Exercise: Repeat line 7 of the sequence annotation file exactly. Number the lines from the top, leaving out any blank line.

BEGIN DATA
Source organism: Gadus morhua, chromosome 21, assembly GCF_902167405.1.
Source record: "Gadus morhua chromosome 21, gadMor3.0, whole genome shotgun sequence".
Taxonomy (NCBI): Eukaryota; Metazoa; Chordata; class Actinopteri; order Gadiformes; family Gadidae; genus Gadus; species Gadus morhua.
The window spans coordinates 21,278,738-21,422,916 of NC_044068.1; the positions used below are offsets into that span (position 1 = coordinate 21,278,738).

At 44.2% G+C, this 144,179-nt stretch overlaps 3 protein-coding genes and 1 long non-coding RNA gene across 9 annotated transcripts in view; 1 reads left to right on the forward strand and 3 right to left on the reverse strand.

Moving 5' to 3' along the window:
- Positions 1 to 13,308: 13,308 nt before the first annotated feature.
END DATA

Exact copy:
- Positions 1 to 13,308: 13,308 nt before the first annotated feature.